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Organisms and Their Relationships

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You will investigate mutualism, which is a type of symbiotic relationship. You will act as an Egyptian plover bird as you collect food from the mouth of a crocodile.

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Now You Know

After completing this tutorial, you will be able to complete the following:

  • Explain that in a mutualism relationship, both species benefit from the close association.
  • Identify two species that form a pair in a mutualism relationship.
  • Explain that symbiosis is a relationship between two organisms that live together and includes mutualism, commensalism, and parasitism.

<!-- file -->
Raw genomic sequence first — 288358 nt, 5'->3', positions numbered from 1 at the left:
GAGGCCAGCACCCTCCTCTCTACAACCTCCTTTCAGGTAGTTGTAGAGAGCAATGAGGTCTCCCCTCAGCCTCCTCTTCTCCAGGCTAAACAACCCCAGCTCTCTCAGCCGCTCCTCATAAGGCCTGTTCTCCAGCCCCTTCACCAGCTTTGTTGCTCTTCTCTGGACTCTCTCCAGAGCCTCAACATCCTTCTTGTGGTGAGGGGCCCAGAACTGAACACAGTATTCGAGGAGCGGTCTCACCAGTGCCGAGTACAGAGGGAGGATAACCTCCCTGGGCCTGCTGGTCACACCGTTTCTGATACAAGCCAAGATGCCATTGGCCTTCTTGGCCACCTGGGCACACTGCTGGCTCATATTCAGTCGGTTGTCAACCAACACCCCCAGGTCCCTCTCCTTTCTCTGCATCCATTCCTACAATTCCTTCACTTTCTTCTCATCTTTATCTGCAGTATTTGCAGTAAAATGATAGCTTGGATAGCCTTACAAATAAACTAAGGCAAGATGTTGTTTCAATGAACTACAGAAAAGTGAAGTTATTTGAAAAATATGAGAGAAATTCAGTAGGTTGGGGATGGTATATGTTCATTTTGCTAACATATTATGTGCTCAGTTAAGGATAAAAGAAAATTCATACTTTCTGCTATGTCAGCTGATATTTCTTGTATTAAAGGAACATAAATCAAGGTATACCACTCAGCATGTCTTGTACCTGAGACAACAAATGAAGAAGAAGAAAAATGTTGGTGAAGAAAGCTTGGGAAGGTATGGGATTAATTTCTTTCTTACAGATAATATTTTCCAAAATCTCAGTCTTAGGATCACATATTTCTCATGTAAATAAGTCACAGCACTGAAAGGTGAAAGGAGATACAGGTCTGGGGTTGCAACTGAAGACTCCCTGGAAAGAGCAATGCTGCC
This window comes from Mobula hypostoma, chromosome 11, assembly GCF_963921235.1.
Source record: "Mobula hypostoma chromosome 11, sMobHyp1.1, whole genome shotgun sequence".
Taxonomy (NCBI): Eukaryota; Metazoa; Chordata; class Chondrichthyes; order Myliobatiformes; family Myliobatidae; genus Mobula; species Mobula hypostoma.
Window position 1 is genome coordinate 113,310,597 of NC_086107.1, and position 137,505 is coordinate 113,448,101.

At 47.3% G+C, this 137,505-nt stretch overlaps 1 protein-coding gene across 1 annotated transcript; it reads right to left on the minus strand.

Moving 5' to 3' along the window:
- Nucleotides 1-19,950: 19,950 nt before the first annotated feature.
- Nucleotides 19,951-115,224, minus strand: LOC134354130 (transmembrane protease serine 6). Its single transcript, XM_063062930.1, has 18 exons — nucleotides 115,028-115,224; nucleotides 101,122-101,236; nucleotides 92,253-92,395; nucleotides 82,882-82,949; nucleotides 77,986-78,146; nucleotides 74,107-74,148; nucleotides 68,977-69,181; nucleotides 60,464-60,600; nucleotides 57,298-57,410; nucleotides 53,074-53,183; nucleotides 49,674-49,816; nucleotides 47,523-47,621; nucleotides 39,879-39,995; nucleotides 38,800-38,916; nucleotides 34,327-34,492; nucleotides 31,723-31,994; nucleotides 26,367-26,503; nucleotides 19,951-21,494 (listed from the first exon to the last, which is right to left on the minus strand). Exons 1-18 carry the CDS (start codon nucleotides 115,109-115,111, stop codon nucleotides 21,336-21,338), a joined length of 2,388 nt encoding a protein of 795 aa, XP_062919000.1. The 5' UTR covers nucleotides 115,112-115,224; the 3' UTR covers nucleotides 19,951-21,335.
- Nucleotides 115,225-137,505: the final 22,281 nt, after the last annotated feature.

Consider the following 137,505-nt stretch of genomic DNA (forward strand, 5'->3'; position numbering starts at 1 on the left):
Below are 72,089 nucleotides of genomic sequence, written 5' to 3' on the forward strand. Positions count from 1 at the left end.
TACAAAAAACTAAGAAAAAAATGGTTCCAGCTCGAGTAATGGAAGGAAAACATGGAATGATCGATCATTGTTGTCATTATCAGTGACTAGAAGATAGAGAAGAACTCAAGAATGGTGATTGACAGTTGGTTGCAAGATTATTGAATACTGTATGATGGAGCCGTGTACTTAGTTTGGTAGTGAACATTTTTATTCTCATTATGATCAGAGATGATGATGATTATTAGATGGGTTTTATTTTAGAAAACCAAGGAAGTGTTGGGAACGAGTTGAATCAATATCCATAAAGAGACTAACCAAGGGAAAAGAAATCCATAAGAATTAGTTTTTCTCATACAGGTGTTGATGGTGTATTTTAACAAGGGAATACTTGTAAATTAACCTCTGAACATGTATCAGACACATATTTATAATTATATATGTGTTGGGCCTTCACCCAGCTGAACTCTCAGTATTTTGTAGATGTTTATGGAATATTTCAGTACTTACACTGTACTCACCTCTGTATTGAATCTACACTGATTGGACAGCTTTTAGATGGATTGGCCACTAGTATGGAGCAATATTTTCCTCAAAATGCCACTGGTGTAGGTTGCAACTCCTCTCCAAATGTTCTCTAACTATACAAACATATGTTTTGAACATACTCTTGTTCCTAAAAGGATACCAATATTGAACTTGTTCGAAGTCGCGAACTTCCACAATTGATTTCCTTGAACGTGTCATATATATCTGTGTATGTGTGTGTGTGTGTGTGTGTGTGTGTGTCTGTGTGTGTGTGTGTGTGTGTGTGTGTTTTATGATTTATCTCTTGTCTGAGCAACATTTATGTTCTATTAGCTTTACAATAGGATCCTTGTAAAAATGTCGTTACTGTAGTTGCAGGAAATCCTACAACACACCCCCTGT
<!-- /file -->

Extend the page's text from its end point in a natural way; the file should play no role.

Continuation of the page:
Everything You'll Have Covered

In ecology, the term symbiosis describes the close relationship that exists between different species. Some of these relationships benefit both species (mutualism), sometimes one species benefits at the other's expense (parasitism), and in other cases, one species benefits and the other is unaffected (commensalism).

This tutorial focuses on mutualism, a win-win relationship that exists between species. Examples include the Egyptian plover bird and the crocodile, fungi and algae (in lichens), and the termite and the protozoan that aids in digesting cellulose.

When ecologists study relationships to see if they are mutualistic, they will sometimes separate the species to see the effect. For example, with acacia trees, ecologists have fumigated the trees to kill all the ants, and then they observe the effects on the tree. From studies like this, they were able to determine that the ants benefit the trees.

Tutorial Details

Approximate Time 25 Minutes
Pre-requisite Concepts Students should have a basic understanding of graphs, hypothesis, and species.
Course Biology
Type of Tutorial Concept Development
Key Vocabulary algae, Egyptian plover, fungi